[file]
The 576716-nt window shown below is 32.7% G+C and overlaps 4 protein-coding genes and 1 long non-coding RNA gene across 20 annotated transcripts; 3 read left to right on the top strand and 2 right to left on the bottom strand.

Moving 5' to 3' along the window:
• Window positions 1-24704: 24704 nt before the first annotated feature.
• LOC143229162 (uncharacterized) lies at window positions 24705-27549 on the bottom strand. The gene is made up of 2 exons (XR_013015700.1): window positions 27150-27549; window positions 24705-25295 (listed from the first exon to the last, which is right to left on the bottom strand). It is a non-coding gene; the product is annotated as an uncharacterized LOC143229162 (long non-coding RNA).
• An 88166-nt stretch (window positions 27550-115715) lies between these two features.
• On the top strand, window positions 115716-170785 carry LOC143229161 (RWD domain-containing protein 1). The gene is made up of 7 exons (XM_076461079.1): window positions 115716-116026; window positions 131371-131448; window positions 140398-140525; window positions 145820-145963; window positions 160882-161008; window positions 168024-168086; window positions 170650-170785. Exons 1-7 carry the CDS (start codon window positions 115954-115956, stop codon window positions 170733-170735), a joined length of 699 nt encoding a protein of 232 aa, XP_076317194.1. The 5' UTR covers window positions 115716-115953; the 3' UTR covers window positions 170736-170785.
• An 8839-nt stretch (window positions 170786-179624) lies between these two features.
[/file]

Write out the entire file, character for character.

The 576716-nt window shown below is 32.7% G+C and overlaps 4 protein-coding genes and 1 long non-coding RNA gene across 20 annotated transcripts; 3 read left to right on the top strand and 2 right to left on the bottom strand.

Moving 5' to 3' along the window:
• Window positions 1-24704: 24704 nt before the first annotated feature.
• LOC143229162 (uncharacterized) lies at window positions 24705-27549 on the bottom strand. The gene is made up of 2 exons (XR_013015700.1): window positions 27150-27549; window positions 24705-25295 (listed from the first exon to the last, which is right to left on the bottom strand). It is a non-coding gene; the product is annotated as an uncharacterized LOC143229162 (long non-coding RNA).
• An 88166-nt stretch (window positions 27550-115715) lies between these two features.
• On the top strand, window positions 115716-170785 carry LOC143229161 (RWD domain-containing protein 1). The gene is made up of 7 exons (XM_076461079.1): window positions 115716-116026; window positions 131371-131448; window positions 140398-140525; window positions 145820-145963; window positions 160882-161008; window positions 168024-168086; window positions 170650-170785. Exons 1-7 carry the CDS (start codon window positions 115954-115956, stop codon window positions 170733-170735), a joined length of 699 nt encoding a protein of 232 aa, XP_076317194.1. The 5' UTR covers window positions 115716-115953; the 3' UTR covers window positions 170736-170785.
• An 8839-nt stretch (window positions 170786-179624) lies between these two features.